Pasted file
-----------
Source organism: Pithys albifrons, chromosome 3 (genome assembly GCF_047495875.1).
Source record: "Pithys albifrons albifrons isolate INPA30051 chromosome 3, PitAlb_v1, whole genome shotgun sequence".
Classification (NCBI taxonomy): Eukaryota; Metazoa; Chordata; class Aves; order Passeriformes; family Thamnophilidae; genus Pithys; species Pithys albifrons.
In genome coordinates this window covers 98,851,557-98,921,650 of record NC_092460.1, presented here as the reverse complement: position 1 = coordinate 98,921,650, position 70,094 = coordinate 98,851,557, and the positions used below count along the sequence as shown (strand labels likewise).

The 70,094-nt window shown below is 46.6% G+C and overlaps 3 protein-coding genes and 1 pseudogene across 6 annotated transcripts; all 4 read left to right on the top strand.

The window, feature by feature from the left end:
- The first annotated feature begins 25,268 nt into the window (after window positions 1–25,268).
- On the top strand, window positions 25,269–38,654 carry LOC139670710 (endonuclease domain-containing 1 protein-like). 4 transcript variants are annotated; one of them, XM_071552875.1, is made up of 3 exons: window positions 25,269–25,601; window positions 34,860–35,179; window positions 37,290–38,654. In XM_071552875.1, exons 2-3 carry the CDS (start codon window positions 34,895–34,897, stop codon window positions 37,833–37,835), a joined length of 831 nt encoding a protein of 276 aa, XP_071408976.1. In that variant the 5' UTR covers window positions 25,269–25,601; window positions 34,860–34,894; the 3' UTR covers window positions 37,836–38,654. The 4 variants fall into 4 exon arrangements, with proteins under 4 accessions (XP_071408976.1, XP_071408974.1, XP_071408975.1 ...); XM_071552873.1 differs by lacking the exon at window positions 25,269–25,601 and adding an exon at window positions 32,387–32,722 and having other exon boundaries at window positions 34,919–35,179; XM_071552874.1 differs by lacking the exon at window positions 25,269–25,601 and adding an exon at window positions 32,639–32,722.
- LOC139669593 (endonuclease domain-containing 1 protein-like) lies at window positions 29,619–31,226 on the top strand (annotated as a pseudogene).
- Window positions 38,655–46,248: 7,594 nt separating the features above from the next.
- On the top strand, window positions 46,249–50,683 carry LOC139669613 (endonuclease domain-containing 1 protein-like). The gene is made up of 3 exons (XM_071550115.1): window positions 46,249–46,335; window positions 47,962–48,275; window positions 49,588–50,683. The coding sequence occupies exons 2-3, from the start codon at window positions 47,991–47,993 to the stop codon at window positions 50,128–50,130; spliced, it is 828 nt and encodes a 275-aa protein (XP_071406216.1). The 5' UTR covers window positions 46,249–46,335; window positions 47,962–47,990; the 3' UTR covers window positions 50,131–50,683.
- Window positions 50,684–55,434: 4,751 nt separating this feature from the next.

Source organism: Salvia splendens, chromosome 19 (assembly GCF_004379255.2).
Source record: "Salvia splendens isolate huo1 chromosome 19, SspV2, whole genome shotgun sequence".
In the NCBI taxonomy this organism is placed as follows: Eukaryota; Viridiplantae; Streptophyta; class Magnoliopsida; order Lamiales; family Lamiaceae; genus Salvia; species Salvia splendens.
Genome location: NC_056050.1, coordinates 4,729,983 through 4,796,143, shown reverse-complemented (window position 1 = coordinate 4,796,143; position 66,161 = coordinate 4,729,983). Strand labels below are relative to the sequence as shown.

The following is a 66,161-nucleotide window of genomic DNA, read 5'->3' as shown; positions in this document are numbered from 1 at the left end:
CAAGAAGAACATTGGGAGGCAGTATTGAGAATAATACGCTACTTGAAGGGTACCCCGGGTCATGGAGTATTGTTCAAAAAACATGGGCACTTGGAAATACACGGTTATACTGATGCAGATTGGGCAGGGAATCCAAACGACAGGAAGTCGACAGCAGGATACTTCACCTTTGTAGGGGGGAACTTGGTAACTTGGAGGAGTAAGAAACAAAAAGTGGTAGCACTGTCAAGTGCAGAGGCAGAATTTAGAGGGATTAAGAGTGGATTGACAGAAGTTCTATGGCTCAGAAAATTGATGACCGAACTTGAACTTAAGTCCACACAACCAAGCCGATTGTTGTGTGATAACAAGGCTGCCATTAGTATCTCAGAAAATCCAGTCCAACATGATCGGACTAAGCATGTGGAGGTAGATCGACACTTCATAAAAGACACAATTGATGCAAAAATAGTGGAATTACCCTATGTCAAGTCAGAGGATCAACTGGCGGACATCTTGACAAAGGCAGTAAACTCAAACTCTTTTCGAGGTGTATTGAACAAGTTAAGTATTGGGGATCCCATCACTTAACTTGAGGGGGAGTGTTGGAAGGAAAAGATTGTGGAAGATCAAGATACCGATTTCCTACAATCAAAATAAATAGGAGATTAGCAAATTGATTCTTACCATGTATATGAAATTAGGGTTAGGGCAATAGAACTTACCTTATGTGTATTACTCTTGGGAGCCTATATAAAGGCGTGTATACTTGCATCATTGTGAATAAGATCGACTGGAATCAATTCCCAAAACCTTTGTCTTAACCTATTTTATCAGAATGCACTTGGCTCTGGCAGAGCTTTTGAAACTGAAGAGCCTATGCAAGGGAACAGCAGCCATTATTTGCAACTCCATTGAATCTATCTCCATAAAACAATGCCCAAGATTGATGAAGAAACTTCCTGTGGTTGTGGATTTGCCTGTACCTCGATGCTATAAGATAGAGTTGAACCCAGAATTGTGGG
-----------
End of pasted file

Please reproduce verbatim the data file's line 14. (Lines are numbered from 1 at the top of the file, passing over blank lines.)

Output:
Source record: "Salvia splendens isolate huo1 chromosome 19, SspV2, whole genome shotgun sequence".